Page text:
Today is our tenth anniversary in the business of creative services. That’s 3,650 days and over 2.5 million collective working hours of success, of mistakes, and of dedication to our craft. Though assumption is the killer of big ideas, we’re confident that we’ve learned a few things—and that others might benefit from our experiences.
We have a purpose here at Butchershop, which is to perfect the art of creative services. It’s vital to our mission of helping leaders turn big ideas into brands people love. From small startups to publicly traded Fortune 500 companies. Their problems might look different, but generally branding is about trajectory, growth, evolution, ideation, innovation, and/or launch. It might seem overly simple, but that’s what we try to do every day: take the complex and make it simple. And as we say, simple is hard!
We debated whether or not to publish this manual. It was intended for our crew, new employees, and creative partners, and we wondered if it was too revealing. It was never intended to be public. It’s not entirely novel, either. But in our ten years, we’ve learned the value of sharing and the hard-won rewards of betting on ourselves.
When we set out last year to define who we are, what we do, who we do it for, and how we do it, we were forced to question everything and put it down on paper. Most people are deathly afraid of this process. We were hungry for it.
Recently, I led a brand workshop with a company whose leadership we hadn’t vetted properly. I noticed one of the cofounders rolling his eyes. He snapped: “So what are your values, mission, and vision?” Without pause, I recited them. Then other members of the Butchershop team chimed in, reciting other components. For the first time, he saw power in culture—in making a team of individuals.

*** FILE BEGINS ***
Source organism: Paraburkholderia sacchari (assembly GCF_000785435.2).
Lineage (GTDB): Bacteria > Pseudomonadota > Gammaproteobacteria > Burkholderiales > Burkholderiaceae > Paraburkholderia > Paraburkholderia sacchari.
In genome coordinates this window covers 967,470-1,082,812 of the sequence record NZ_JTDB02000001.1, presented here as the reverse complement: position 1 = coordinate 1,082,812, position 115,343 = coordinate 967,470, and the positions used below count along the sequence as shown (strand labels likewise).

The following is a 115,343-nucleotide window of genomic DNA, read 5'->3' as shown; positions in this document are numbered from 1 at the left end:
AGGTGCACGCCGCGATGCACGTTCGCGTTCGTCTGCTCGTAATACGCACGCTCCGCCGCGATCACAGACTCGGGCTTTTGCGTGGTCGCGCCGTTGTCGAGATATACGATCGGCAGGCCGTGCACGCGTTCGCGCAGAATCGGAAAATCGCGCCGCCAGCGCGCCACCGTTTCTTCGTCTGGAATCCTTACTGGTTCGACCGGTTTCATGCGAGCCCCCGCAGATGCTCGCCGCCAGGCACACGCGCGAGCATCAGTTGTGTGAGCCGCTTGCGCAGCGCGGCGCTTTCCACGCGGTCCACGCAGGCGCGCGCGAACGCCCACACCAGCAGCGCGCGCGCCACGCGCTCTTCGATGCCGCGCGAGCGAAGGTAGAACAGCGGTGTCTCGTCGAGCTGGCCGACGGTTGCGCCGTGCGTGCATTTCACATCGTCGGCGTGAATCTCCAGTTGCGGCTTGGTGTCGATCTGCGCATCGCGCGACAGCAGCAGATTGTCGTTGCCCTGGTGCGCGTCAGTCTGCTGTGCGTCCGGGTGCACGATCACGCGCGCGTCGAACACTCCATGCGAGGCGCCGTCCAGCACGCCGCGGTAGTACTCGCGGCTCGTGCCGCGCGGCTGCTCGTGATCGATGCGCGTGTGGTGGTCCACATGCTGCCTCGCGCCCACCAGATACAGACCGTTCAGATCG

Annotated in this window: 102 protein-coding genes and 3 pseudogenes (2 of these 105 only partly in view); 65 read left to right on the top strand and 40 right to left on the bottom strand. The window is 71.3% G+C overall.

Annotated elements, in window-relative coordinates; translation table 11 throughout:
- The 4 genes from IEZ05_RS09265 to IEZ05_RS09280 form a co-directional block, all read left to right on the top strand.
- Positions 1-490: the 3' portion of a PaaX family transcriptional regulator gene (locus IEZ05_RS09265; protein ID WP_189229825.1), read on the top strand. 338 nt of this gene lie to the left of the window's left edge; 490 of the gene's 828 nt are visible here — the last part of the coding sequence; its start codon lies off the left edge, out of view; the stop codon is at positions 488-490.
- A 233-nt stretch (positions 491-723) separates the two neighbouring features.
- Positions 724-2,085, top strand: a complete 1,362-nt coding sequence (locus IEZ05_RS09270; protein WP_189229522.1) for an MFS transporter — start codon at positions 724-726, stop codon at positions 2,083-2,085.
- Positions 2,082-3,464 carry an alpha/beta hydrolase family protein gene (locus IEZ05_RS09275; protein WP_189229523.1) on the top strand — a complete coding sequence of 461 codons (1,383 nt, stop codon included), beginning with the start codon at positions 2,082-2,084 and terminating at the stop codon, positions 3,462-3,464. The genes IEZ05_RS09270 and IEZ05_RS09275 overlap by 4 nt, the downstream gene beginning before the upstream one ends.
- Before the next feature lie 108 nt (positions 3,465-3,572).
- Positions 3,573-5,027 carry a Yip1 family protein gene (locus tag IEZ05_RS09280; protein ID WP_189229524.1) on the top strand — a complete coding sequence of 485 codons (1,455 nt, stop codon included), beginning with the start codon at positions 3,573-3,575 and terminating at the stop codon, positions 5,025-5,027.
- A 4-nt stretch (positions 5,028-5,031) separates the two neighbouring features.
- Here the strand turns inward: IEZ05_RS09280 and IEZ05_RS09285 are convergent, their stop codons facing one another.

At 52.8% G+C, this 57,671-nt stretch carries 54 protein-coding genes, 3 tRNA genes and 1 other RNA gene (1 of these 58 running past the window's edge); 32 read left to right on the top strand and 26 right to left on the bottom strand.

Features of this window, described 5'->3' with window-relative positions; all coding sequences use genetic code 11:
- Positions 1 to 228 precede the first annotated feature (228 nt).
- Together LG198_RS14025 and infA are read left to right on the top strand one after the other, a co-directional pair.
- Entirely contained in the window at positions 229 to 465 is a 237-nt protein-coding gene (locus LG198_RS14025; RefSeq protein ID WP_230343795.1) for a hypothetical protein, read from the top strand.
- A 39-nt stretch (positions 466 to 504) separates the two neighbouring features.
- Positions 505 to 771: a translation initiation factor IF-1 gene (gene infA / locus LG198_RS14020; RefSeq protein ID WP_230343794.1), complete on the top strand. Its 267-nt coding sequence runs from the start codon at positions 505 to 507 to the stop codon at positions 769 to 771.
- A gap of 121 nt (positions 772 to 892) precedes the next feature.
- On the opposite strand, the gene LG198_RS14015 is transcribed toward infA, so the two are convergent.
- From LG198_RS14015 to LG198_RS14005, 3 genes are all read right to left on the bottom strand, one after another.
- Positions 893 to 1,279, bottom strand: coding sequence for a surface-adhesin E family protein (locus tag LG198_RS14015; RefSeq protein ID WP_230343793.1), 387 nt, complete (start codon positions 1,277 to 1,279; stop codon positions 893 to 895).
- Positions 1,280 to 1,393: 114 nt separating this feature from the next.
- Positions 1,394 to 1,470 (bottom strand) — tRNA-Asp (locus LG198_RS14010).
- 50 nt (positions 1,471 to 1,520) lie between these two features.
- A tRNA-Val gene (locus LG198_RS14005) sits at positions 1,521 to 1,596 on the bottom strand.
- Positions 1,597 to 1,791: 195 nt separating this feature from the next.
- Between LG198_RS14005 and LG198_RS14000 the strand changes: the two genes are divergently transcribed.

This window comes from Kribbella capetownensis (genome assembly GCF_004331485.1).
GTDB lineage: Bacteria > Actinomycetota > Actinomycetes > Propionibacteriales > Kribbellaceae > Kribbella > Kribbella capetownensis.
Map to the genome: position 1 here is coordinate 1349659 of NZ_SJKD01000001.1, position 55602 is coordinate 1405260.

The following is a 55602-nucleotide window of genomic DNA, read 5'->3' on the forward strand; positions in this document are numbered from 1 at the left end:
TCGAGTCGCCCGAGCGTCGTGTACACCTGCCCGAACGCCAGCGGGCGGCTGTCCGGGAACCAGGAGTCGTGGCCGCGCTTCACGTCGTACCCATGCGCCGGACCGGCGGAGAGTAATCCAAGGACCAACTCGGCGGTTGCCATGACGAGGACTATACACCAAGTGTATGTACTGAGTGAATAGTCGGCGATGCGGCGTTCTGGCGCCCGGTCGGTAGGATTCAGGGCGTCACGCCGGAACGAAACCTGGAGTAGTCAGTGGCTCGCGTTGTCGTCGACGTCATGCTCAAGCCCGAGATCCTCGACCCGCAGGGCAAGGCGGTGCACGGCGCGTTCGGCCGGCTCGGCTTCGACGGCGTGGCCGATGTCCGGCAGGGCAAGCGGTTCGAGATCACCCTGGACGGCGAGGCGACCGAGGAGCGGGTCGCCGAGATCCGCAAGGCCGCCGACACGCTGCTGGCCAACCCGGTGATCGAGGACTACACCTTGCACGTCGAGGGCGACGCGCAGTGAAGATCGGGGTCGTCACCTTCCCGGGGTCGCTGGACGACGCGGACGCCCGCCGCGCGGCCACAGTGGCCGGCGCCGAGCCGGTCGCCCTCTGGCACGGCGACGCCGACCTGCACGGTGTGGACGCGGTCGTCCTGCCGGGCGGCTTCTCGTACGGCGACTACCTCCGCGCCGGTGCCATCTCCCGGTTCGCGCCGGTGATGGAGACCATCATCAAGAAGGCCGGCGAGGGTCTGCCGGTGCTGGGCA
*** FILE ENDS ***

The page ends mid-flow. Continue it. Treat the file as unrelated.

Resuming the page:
It isn’t shocking that most of our clients lack clarity and alignment; most of their problems are symptomatic of larger issues around leadership, brand, culture, data, and insights. So it makes sense that if we have dozens of conversations a month on these topics, we need to have our own point of view.
This manual was our way of articulating this. And it deepens our belief that while strategy is essential, without culture there is no community to support it, execute it, contribute to it, or celebrate its success. What’s more, we’ve found no better sustaining force than culture for clarity, efficiency, inspiration, even employee happiness—all of which are essential for producing great work and succeeding as a company today.
Helping people is our ethos. So after ten years, the most fitting thing we can do is share something intimate and personal that hopefully helps you on your journey. This manual is just our experience. Please share it. Think about it. Offer your comments. Steal it. Plagiarize it. Make a version of your own. And if you can’t, then maybe we can help. It’s what we do.
Download the “Butchershop Manual,” created by the Butchershop Crew, ten years in the making.